The Extended Language of Religious Reform: Marking Up a Register for Early Modern Sermons

paper, specified "short paper"
  1. 1. Thomas Winn Dabbs

    Aoyama Gakuin University

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This talk will report on the formation of an online open source register for early modern English sermons, a collaborative effort that includes scholars and technical experts from North America, the United Kingdom, and Japan. The need for a digital register of early modern sermons is abundantly clear to scholars who specialize in the history of the church and religious practice. Sermons were, for better or worse, central to efforts to broadcast and enforce disquieting religious reforms and to address the unsettling controversies in religious practice during the early modern period. It should be stressed, also, that a well-constructed and user-friendly platform of this nature would reach the many among the general public who are interested in the history of religion in general and in Christian church history in particular.

The term register is used here to denote a comprehensive and searchable list of English sermons, sermon events, and related sermon information from a variety of contemporaneous records and sources during the period 1500 to 1700, including sermons delivered to English audiences in Latin will also be catalogued. This project will not attempt to digitalize full texts of print or manuscript sermons.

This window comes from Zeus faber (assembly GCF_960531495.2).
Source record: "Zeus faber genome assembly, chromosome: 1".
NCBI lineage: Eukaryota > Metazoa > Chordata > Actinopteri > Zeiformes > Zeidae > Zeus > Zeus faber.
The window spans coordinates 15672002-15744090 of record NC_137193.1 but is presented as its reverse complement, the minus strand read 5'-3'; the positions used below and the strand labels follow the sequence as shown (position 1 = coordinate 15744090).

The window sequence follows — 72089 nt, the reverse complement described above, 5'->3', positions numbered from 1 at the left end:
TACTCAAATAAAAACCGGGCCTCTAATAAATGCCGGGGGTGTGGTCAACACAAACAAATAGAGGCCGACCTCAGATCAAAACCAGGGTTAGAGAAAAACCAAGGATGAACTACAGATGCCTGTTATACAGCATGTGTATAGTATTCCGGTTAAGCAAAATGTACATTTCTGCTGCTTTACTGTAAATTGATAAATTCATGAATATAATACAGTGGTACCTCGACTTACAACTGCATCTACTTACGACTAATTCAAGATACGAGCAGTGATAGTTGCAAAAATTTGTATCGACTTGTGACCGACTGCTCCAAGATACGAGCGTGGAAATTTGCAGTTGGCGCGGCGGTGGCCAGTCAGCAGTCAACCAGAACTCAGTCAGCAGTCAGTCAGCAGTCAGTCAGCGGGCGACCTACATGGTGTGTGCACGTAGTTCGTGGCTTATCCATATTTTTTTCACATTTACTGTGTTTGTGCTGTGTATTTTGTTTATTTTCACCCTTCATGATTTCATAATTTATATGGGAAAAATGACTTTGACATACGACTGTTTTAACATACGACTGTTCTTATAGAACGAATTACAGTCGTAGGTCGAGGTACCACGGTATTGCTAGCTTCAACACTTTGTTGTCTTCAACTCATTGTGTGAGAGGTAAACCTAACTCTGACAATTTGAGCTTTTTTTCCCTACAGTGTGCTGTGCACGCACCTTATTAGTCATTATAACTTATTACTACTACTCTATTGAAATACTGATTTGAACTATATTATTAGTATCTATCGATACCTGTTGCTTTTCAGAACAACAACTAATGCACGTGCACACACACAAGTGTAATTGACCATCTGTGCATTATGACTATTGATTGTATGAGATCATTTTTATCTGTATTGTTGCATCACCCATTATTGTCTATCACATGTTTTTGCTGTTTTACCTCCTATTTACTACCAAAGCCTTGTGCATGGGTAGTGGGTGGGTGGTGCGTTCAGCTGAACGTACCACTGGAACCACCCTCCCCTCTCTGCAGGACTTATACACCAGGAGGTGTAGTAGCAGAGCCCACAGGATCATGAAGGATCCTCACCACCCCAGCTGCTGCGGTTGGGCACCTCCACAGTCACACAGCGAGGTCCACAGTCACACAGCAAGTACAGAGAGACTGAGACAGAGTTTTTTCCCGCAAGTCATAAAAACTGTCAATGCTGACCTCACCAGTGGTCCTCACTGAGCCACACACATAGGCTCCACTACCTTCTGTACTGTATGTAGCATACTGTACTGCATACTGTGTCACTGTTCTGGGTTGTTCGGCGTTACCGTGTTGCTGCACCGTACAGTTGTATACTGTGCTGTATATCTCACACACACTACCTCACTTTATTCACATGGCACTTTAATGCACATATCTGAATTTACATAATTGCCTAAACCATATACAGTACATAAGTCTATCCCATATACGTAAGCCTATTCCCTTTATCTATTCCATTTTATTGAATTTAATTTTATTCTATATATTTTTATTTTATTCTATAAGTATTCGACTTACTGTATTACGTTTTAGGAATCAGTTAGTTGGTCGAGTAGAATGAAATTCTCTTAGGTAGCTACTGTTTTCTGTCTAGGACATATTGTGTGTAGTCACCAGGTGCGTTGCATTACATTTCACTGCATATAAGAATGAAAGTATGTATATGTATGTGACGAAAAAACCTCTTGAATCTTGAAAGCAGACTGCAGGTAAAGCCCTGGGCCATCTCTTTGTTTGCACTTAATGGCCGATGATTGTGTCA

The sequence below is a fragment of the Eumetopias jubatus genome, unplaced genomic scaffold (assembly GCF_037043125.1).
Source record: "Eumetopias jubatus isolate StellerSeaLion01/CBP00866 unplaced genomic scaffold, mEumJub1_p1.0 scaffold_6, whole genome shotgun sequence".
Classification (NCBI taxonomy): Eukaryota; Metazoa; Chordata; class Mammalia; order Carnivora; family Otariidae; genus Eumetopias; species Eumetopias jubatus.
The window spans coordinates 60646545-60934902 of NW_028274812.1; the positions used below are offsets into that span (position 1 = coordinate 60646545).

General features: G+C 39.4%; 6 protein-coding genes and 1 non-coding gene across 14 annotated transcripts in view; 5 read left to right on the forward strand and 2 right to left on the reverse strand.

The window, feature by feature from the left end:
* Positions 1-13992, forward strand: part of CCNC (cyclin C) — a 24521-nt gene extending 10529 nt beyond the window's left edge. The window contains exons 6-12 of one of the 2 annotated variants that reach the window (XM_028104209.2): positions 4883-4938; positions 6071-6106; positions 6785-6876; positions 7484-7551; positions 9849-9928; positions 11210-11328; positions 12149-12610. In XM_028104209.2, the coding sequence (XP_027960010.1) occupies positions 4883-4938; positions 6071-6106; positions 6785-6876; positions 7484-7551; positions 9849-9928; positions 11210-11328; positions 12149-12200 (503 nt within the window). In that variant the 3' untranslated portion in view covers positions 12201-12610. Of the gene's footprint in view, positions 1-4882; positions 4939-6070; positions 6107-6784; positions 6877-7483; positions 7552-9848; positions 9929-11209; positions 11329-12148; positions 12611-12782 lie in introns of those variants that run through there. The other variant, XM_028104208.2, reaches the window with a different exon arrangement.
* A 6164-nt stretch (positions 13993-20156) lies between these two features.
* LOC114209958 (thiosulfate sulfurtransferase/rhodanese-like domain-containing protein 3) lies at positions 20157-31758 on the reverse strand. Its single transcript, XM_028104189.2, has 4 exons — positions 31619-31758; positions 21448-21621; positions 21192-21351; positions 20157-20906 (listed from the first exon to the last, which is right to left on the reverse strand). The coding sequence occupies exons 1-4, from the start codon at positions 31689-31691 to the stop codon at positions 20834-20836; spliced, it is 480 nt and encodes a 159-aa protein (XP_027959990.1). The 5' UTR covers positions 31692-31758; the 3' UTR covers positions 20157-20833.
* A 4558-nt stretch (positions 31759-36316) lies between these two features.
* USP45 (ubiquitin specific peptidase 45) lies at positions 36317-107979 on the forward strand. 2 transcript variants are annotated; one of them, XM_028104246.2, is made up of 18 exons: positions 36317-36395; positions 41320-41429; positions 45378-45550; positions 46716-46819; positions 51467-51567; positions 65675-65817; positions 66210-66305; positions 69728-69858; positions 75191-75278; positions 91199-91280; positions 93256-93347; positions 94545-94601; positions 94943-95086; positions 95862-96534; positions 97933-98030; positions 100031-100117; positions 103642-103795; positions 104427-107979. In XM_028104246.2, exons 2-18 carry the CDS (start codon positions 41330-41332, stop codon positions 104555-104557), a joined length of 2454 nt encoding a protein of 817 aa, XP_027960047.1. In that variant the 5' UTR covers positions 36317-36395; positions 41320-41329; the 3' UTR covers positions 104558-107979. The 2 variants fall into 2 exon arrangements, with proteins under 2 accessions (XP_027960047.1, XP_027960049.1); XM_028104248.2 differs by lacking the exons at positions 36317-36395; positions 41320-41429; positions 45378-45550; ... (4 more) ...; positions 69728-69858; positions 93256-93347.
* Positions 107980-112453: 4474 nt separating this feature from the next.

Extant sermons were often printed long after they were delivered and many remain separately catalogued in manuscript. Non-extant sermons are known about from disparate sources: chronicles, diaries, private correspondence, and records of church and state. This lack of cohesion creates something of a vacuum amidst a plethora of sources that make reference to preaching in general and also to individual sermons. The goal of this project, therefore, is to bring to a list of sermons the cataloguing and search functionality (on a much smaller scale) that the British Library Short Title Catalogue (ESTC) online currently affords printed works.

There have been efforts recently to explore and document sermons during this period in digital formats but with differing objectives. These efforts include digital platforms in early development such as the announcement to ‘Gateway to Early Modern Manuscript Sermons’ (GEMMS), as well as digital projects such as The St Paul's Cathedral Project (formerly the Virtual Paul's Cross Project) and John Foxe’s The Acts and Monuments Online. Standard resources for this project are, of course, the ESTC Online, EEBO-TCP, and for later reprints of early modern sermons Internet Archive has become increasingly useful. A host of fine scholars have been drawn to the study of early modern sermons, but this field has lacked an annotated and comprehensive register of sermons and sermon events.

The developers of this project will use a TEI-compliant XML structure. Much of the platform can be encoded with standardized markups for such elements as date, speaker, and location. However, this project is faced with the task of identifying and defining elements for a register in a space between digital bibliography and online textual archives or corpora.